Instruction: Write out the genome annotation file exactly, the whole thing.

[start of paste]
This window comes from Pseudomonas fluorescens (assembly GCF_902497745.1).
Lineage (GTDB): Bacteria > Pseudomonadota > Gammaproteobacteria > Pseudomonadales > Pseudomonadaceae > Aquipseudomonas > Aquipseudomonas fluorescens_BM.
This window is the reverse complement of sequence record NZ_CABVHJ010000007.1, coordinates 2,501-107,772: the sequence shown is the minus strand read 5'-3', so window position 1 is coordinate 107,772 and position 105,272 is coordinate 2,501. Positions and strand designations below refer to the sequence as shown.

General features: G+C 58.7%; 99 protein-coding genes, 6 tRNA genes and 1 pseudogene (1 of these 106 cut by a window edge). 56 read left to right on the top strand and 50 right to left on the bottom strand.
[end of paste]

This window comes from Pseudomonas fluorescens (assembly GCF_902497745.1).
Lineage (GTDB): Bacteria > Pseudomonadota > Gammaproteobacteria > Pseudomonadales > Pseudomonadaceae > Aquipseudomonas > Aquipseudomonas fluorescens_BM.
This window is the reverse complement of sequence record NZ_CABVHJ010000007.1, coordinates 2,501-107,772: the sequence shown is the minus strand read 5'-3', so window position 1 is coordinate 107,772 and position 105,272 is coordinate 2,501. Positions and strand designations below refer to the sequence as shown.

General features: G+C 58.7%; 99 protein-coding genes, 6 tRNA genes and 1 pseudogene (1 of these 106 cut by a window edge). 56 read left to right on the top strand and 50 right to left on the bottom strand.